The onset of the Middle Ages was not a time of peace and tranquility in Yorkshire following the defeat of Harold at Hastings. The subsequent ethnic cleansing by the Normans (Harrying of the North) left great parts of what was to become known as Yorkshire, Lancashire and Durham destroyed, the population massacred or taken and little prospect of the land returning to cultivation and wealth for a long time.
How Methley fitted into all this is uncertain but the Domesday record shows ‘In Medelai Osulf and Cnut (Canute?) had 8 carucates of land for geld, where 5 ploughs can be. Ilbert has 17 villeins and 5 bordars there with 5 ploughs. Pasturable woodland 1 league in length and 1 league in breadth. A Church is there and a priest’. Osulf had, and Ilbert has – Ilbert no doubt being Ilbert de Lacy who was awarded the land by William the Conqueror.
The land quantities/divisions at this time were – Bovate or Oxgang varied from 8 to 15 acres of ploughland plus say 2 acres of meadow, Carucate was approximately the amount of land an ox-team could plough in a year and the equal to 8 bovates, selions or strips were roughly 2 bovate holdings for peasant tenants (source Old Yorkshire by Richard Muir).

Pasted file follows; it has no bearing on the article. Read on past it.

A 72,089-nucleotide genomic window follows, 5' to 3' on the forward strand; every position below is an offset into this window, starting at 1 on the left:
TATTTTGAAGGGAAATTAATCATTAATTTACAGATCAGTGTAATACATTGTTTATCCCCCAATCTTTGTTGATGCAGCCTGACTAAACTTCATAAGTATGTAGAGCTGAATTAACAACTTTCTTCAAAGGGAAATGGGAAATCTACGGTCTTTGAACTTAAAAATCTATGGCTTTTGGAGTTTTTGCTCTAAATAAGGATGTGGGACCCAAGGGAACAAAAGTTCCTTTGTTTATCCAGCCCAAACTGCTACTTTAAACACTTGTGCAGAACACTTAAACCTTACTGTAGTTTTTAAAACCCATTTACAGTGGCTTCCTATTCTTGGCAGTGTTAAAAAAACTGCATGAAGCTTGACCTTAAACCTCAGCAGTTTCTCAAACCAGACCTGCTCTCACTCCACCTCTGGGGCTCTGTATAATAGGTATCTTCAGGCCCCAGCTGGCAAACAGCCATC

Some idea of the importance of Methley in 1379 can be assessed when the Poll Tax levied by Richard II for war in France (returned Methley as xxxvis) which was shortly to lead to Wat Tyler and the Peasants Revolt. Comparable figures for the neighbourhood were :- Huddersfield xixs. ivd., Lofthouse viiis. vid., Rothwell xls. ijd. Castleford xvs. xf., Swillington xxxs. ivd.
We shall take a peep at how the village developed through the next 400 years by recording extracts from the Thoresby Society book the ‘History of Methley’ and other sources including a survey completed in 1773 which identifies the three field system at that time and is hardly likely to have changed very much since the early middle ages. Material sources are from Castleford Library and West Yorkshire Archives.